5 Ways to Incorporate Current Events into Your Social Studies Classroom

Many teachers avoid bringing current events into the classroom and often for good reason. It's a politically fraught world these days and you don't want to be considered biased or bring up trouble. Some parents are ready to pounce on you for anything.

It's understandable to want to stick to your standards. However, current events are a great way to connect your curriculum to the real world and work on social studies skills.

Incorporating current events into your social studies lessons can also be a great way to engage students and help them see the relevance of the subject to their own lives.

There's many great resources available to you from CNN10 to the Donut that are made specifically for classrooms. 

So, I encourage you to try - when relevant - to bring some current events into your lessons. 

Here are five simple tips for using effectively covering current events in your classroom:

1) Choose current events that are age-appropriate and align with your curriculum.

It's important to consider the maturity level and interests of your students when selecting current events to discuss. 

If you are teaching high school, this likely means that you can broach most news-worthy topics. However, if you're a middle school teacher, there are going to be some things you'll want to steer clear of. 

Additionally, look for events that connect to the themes and concepts you're teaching in class. If an event is directly connected to your standards, no one can question why you are talking about it in class. 

This is easiest to do in a Civics or American Government classroom. In my curriculum, I include a political cartoon analysis activity in each unit. Students have to find a cartoon that related to our unit (super easy for American Government) and provide a brief explanation of how it connects to our content. 

2) Provide context and background information.

Before diving into a discussion of a current event, it's helpful to provide some context and background information. This can help students better understand the event and its significance.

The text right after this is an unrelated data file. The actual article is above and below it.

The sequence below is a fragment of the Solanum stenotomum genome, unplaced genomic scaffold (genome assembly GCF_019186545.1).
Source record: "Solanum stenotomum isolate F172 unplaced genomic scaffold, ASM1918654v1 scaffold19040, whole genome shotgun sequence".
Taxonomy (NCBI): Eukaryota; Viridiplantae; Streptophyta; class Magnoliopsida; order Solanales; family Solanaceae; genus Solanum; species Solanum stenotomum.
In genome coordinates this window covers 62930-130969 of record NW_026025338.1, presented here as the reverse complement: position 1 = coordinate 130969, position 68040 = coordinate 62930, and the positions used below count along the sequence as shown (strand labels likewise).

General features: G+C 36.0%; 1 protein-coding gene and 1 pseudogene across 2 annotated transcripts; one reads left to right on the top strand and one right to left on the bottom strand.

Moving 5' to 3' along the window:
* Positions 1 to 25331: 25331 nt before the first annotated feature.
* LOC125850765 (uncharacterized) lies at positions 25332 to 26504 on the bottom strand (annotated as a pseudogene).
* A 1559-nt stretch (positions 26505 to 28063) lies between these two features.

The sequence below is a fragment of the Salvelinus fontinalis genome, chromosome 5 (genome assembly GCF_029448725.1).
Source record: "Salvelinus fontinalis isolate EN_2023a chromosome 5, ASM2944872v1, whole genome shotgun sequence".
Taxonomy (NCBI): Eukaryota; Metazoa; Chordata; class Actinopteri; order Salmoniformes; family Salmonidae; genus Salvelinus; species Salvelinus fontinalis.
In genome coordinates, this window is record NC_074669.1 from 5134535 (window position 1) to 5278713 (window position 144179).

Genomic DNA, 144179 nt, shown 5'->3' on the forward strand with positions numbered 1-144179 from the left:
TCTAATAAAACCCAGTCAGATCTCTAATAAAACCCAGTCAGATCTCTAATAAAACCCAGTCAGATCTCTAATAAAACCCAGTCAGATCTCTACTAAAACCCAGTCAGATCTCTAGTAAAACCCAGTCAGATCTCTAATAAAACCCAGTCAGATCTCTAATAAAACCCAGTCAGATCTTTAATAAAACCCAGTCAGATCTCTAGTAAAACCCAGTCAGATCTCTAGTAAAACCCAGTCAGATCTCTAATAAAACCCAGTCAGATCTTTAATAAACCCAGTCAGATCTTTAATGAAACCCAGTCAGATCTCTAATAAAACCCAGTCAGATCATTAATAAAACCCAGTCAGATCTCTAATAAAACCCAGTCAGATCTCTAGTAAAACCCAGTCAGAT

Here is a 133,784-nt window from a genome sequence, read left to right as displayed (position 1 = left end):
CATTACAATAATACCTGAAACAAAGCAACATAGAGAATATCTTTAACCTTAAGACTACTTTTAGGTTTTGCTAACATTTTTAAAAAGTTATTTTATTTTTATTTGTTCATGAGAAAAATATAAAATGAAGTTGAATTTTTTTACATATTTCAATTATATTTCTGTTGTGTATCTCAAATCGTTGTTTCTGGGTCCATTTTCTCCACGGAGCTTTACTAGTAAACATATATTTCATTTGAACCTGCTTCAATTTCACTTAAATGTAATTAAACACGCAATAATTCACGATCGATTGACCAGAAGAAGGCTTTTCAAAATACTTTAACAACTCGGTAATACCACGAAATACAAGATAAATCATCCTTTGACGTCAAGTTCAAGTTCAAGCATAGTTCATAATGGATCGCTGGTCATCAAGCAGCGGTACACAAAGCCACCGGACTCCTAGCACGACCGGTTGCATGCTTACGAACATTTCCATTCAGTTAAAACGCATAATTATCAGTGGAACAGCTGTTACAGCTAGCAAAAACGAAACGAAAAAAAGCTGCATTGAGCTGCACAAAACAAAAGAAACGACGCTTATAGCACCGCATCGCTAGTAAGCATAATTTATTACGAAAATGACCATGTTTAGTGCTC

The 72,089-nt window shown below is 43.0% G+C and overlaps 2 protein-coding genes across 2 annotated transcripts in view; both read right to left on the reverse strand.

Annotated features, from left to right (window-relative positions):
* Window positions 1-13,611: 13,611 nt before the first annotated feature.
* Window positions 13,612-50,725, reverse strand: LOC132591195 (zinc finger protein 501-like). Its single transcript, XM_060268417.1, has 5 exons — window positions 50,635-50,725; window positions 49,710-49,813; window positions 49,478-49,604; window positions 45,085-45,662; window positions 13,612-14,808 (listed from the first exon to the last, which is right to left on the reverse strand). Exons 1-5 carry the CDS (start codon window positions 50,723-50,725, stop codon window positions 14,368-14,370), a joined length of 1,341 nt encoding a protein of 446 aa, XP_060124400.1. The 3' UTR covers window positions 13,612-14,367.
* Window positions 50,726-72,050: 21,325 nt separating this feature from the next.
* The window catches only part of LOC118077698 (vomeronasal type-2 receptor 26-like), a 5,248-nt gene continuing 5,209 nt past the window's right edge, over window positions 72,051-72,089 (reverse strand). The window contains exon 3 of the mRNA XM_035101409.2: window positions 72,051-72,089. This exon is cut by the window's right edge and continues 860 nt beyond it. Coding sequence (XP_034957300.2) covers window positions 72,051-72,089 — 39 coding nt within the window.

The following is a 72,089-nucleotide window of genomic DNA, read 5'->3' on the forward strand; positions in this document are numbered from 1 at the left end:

For example, if you're talking about the War in Ukraine or China and Hong Kong, there are longstanding historical relationships there that students likely are not knowledgeable on. 

In my World History class, we used this resource on the Kievan Rus' and then connected it to Ukraine's history and current events with Russia's attempts to annex it. 

You don't want students to be making judgments on complex current events without background knowledge. However, that presents a great opportunity to teach it and connect to your curriculum!

3) Encourage critical thinking.

Encourage students to think critically about the current event you're discussing. This could involve asking questions such as:

  • What are the different perspectives on this issue?
  • What are the implications of it?
  • How does it connect to what we're learning in class?

A good idea is to provide students with various sources that look at the event from several perspectives. This will also help protect you from accusations of bias. 

A great resource you can use bringing in different news sources is this lesson plan on Fake News and the Media.

That can help students better identify good sources from untrustworthy ones. 

Another great resource is this set of social studies skills activities.

There's pages on identifying cause & effect, primary vs. secondary sources, and determining fact from opinion that can be helpful for current events. 

4) Use a variety of teaching strategies.

When you incorporate current events into your lessons, try to do it in different ways to keep kids engaged.

One week it could be a video, next as stations around the group, group work, pairs, independent readings, hold a debate, responding to a prompt on Google Classroom, creating a timeline of events, etc. 

There's many great ways to cover things in your classroom and this way you utilize students' varying skills sets and comfortability levels. 

A super simple one is to have students do a "3, 2, 1" after viewing a news clip or reading an article. This means they respond with 3 key takeaways they have, 2 personal reactions or thoughts on it, and 1 question they have. 

5) Reflect on the event's impact.

After discussing an current event, be sure to take some time to reflect on its impact.

This could involve discussing the event's long-term effects or considering the possible outcomes of different actions that could have been taken.

Also, help students to see how the event can connect to their lives. The world is so interconnected now that something occurring on the other side of the globe could have ramifications for students here in America. 

Overall, bringing these current events into history or social studies classroom can be a fantastic way to engage students and help them see the relevance of your subject to their own lives.

By choosing age-appropriate events, aligning them with your standards, providing context, encouraging critical thinking, and using a variety of teaching strategies, you can help your students better understand and analyze current events and their place in the world.

If you're looking for engaging lessons you can use right away in your classroom, check out my complete curricula for Civics, World, and US History.

They are all standards-based and filled with engaging lessons that can easily connect with current events. 

Thanks for stopping by! 

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